Weekly news – 25 May 2018

Publikováno: 25. května 2018

This week we bring you an American update to the Azerbaijani Laundromat and news from the so-called ‘West Africa Leaks’.

As a quick refresher, the Azerbaijani Laundromat is a complex network of illicit financial payments that used reputable banks and secret companies to funnel payments from a $ 2.9 billion slush fund to buy political influence and launder Azerbaijan’s image in Europe.

A new investigation by The Organized Crime and Corruption Reporting Project (OCCRP) shows how a series of transfers from two shell companies at the heart of the Laundromat funnelled over a million and a half dollars to an organisation which then engaged with a US lobbying firm to improve Azerbaijan’s image in the US. In the process, the firm’s representatives gave thousands of dollars in campaign donations, including to Senators and Representatives who sat on committees that determine foreign aid budgets.

Furthermore, a quarter of a million dollars went to an influential American oil and gas consultant of Azerbaijani origin whoworked to influence US policy in favour of his native country. His lobbying raises the question of whether he should have registered as a foreign agent, as the Foreign Agents Registration Act (FARA) requires people representing the interests of foreign countries to do.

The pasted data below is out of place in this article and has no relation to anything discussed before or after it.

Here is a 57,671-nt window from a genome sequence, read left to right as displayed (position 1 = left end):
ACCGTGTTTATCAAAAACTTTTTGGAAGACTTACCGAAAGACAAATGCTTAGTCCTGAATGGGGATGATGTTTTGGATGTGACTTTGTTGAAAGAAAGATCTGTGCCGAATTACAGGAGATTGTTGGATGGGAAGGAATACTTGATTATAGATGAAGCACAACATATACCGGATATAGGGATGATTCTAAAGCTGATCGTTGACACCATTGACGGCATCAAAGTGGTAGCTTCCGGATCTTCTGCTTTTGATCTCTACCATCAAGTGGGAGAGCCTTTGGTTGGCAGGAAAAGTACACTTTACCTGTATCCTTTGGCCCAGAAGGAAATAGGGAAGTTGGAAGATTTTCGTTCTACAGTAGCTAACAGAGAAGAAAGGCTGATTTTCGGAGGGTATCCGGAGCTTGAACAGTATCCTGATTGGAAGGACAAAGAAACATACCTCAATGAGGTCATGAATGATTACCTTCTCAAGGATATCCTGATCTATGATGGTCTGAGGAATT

Also this week, the West Africa Leaks showed once again how easy it is for corrupt public officials, money launderers and other criminals to hide behind anonymous companies and access the global financial system.

West African governments should establish public registers of beneficial ownership to peel back the layer of secrecy that allows corrupt officials to avoid scrutiny and disguise their conflicts of interest.

News from Transparency International

New on Voices for Transparency

Five ways access to information falls short in Morocco

by Marwa Fatafta, Regional Advisor for MENA at TI-S

Last month, Morocco joined a group of more than 70 countries in the Open Government Partnership (OGP), after the government had finally adopted an access to information law in February 2018. But in practice, the law contains serious deficiencies and restrictions, causing it to fall tremendously short of international standards.

Source: Transparency International

Also this week, the West Africa Leaks showed once again how easy it is for corrupt public officials, money launderers and other criminals to hide behind anonymous companies and access the global financial system.